Identification, Images, & Information
For Insects, Spiders & Their Kin
For the United States & Canada
Clickable Guide
Moths Butterflies Flies Caterpillars Flies Dragonflies Flies Mantids Cockroaches Bees and Wasps Walkingsticks Earwigs Ants Termites Hoppers and Kin Hoppers and Kin Beetles True Bugs Fleas Grasshoppers and Kin Ticks Spiders Scorpions Centipedes Millipedes

Calendar
Upcoming Events

Information, insects and people from the 2019 BugGuide Gathering in Louisiana, July 25-27

Discussion, insects and people from the 2018 gathering in Virginia, July 27-29

Photos of insects and people from the 2015 gathering in Wisconsin, July 10-12

Photos of insects and people from the 2014 gathering in Virginia, June 4-7.

Photos of insects and people from the 2013 gathering in Arizona, July 25-28

Photos of insects and people from the 2012 gathering in Alabama

Photos of insects and people from the 2011 gathering in Iowa


TaxonomyBrowseInfoImagesLinksBooksData
Photo#72273
Red and Black Beetle - Aulicus edwardsii

Red and Black Beetle - Aulicus edwardsii
Tumamoc Hill, Tucson, Pima County, Arizona, USA
August 22, 2006
Size: 15-20mm
Chilled it, so a little unnatural looking, but it's OK. Did give ID a try, but I know just enough to become more confused when trying to narrow down. It's a mystery to me. Did note segments at end of antennae enlarged and doesn't look hairy. Also, head, pronotum and abdomen about the same width. Was hanging on Boerhaavia stem on cloudy day. Wish pics were better. Someone will recognize, no doubt. Really curious.

Images of this individual: tag all
Red and Black Beetle - Aulicus edwardsii Red and Black Beetle - Aulicus edwardsii

Moved
Moved from Aulicus edwardsi.

Moved
Moved from Aulicus.

Aulicus edwardsi
I asked Cleridae authority Weston Opitz to view and comment on this beetle. Here is what he says:

"This one is Aulicus edwardsi (Horn). The genus has an interesting biology. Adults lay their eggs on grasshopper ootheca for larvae to feed on grasshopper embryos."

 
Thanks Jim
I've been in the field working and out of touch for the last 9 days, hence the delayed response. The natural history of this critter is fascinating. Hope to see more of this kind of information on Bugguide as the site grows and matures.

 
Strange
Some of the natural histories of insects on this Web site are as outlandish as anything I've heard of. You can't put their stories on a pin label in a mounted collection, but they can be easily entered here in our digital image collection.

Moved
Moved from Checkered Beetles.

Enoclerus sp. (Cleridae)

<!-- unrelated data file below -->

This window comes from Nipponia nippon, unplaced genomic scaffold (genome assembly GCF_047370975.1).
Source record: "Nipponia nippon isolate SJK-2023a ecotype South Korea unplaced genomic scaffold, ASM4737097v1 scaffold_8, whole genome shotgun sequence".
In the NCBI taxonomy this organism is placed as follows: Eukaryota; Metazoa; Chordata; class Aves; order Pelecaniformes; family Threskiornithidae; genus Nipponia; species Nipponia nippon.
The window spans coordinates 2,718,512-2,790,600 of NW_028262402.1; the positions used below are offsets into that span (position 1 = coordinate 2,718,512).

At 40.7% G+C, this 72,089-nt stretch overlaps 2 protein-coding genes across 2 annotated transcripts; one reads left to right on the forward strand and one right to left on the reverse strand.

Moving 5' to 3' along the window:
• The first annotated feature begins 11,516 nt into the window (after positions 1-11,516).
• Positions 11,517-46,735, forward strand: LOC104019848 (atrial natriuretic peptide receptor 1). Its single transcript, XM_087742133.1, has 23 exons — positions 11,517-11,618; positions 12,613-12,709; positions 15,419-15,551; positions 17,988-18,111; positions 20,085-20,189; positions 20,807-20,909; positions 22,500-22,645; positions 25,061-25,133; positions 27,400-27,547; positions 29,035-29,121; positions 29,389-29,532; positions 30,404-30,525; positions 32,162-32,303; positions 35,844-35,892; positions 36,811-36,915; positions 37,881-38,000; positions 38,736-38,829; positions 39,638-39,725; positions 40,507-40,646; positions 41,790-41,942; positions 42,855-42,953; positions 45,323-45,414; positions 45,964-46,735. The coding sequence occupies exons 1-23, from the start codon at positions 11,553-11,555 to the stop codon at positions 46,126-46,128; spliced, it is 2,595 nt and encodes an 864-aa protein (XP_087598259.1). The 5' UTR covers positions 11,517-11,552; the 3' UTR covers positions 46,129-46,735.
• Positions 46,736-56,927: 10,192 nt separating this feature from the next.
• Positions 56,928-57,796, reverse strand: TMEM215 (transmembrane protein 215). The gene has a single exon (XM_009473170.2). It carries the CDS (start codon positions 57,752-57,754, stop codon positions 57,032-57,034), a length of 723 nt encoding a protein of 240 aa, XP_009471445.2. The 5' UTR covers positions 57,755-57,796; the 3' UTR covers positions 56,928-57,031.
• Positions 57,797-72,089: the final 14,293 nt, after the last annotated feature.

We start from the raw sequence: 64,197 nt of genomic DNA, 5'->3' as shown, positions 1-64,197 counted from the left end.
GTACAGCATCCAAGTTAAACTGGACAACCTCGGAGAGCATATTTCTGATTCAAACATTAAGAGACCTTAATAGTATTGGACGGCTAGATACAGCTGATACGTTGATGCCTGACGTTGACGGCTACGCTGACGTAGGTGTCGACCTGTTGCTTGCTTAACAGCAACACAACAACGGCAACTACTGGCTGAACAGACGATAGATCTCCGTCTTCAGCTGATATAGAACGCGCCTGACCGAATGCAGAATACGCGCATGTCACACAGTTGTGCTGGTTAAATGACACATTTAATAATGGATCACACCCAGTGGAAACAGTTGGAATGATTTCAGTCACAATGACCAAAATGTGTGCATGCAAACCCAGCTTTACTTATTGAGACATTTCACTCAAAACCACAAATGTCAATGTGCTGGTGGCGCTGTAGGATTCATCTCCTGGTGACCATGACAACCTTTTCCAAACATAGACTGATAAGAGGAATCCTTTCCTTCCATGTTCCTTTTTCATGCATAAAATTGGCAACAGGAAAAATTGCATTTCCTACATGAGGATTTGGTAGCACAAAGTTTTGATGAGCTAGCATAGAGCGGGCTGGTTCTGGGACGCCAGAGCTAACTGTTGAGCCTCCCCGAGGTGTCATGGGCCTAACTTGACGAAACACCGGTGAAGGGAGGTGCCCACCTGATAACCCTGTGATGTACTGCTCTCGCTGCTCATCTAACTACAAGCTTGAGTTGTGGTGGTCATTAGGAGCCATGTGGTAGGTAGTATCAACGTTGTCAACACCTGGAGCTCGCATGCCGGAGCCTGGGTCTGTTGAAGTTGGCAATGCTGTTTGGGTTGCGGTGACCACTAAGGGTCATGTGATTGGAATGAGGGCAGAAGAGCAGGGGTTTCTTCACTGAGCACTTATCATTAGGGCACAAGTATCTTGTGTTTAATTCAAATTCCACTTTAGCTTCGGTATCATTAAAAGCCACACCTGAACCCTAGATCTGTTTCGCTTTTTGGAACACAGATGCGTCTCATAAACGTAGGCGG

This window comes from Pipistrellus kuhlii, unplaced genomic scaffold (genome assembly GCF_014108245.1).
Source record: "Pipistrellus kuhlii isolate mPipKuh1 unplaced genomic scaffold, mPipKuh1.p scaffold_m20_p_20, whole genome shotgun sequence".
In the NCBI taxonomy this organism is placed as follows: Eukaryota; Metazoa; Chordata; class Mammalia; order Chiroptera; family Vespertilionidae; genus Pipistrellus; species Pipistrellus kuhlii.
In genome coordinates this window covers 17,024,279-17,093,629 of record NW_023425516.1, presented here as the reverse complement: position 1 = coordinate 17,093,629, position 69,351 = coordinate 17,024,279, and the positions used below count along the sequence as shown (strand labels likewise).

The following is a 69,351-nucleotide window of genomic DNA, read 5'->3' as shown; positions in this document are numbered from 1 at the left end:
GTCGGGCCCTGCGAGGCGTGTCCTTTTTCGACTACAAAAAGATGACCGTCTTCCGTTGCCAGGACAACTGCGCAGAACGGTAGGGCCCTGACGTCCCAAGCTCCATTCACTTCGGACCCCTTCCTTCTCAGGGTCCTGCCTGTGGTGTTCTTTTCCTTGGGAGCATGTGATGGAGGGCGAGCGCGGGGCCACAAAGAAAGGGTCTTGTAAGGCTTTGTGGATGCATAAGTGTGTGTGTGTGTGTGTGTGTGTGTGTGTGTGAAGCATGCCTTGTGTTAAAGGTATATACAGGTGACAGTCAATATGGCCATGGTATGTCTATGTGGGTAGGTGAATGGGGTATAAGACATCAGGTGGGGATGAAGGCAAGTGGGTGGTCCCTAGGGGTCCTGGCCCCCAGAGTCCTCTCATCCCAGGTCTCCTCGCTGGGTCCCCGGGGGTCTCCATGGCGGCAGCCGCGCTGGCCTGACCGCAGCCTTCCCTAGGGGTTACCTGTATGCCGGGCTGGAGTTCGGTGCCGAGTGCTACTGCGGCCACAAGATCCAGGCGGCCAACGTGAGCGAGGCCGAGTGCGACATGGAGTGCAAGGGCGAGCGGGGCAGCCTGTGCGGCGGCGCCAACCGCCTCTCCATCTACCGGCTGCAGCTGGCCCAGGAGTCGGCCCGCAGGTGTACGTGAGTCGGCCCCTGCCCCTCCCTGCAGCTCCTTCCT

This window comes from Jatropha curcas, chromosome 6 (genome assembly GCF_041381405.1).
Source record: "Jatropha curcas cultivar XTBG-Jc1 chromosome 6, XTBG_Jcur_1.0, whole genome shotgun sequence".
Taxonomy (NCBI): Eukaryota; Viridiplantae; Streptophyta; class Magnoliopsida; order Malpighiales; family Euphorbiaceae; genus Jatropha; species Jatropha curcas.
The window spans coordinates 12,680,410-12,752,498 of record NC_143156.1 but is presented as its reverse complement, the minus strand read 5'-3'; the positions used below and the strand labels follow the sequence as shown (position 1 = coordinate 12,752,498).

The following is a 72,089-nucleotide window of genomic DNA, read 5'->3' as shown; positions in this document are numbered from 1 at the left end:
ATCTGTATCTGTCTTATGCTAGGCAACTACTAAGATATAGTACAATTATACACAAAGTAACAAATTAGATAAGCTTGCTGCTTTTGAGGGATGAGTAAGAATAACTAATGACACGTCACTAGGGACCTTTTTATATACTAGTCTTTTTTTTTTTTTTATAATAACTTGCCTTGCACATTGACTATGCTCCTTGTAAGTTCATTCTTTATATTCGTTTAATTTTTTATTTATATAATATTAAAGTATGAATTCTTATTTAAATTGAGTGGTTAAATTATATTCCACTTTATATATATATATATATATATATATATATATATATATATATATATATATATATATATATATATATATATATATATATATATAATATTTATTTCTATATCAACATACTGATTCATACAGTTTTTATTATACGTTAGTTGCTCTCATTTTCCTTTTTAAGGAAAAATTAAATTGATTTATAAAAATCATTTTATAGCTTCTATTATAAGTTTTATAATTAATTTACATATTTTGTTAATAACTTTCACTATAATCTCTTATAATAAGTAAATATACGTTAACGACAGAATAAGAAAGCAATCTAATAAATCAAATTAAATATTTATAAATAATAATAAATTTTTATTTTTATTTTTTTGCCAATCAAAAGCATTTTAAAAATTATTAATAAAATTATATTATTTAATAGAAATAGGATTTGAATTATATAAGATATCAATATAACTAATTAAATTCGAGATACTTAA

Thanks for the great Web site, Adalbert!
I've bookmarked it for future reference.

This beetle is not in the genus you suggest. Click on any of those thumbnails to see the full-sized photos and you see a beetle about as hairy (setae covered) as a kiwi fruit. This beetle is far less hairy and far larger. Even disregarding the setae and size issues, I failed to see a beetle of these markings on any of the four pages of thumbnails in that link.

Checkered beetle.
A colorful member of the Cleridae family.

 
Freshly shaved?
Most clerids are on the fuzzy side. This is the least pubescent one I've seen. Very nice!

 
Thanks Eric and Jim
Consulting my limited resources, I had thought Clerid, but my beetle book said they were hairy and this one looks like it was shellacked with enamel. So I guess not all Clerids are hairy?

 
Right.
One of the clerids I collected and photographed in New Mexico is barely pubescent and the largest one I've seen. Not as shiny or pretty as yours.

 
Since
last communication I took a longer, more thorough look at my Peterson's Field guide (yup, my only book resource) and wonder if it could possibly be in the genus Phyllobaenus? You seem to know the beetles pretty well, hazard a guess. One thing that argues against Phyllobaenus is the relatively small size (compared to this brute) cited in Peterson's.

 
Thanks for drawing me bookward :-)
My best guess based on dorsal views and antennal shapes presented in the Cleridae section of American Beetles is that this is a male member of the genus Aulicus (subfamily clerinae), which can range from 4 - 20 mm.

There are ten species from the southcentral and western US, eight of which are listed for Arizona (A. antennatus, apachei, dentipes, edwardsii, femoralis, humeralis, nigriventris, and terrestris). Some at least have red coloration. Unfortunately, I found not a single Web image from this (by description) very attractive genus. I guess your image would be the first :-) Now for a species name...

 
Thanks for your
dedication! Genus is pretty good for out west here - good bit of detective work.

Comment viewing options
Select your preferred way to display the comments and click 'Save settings' to activate your changes.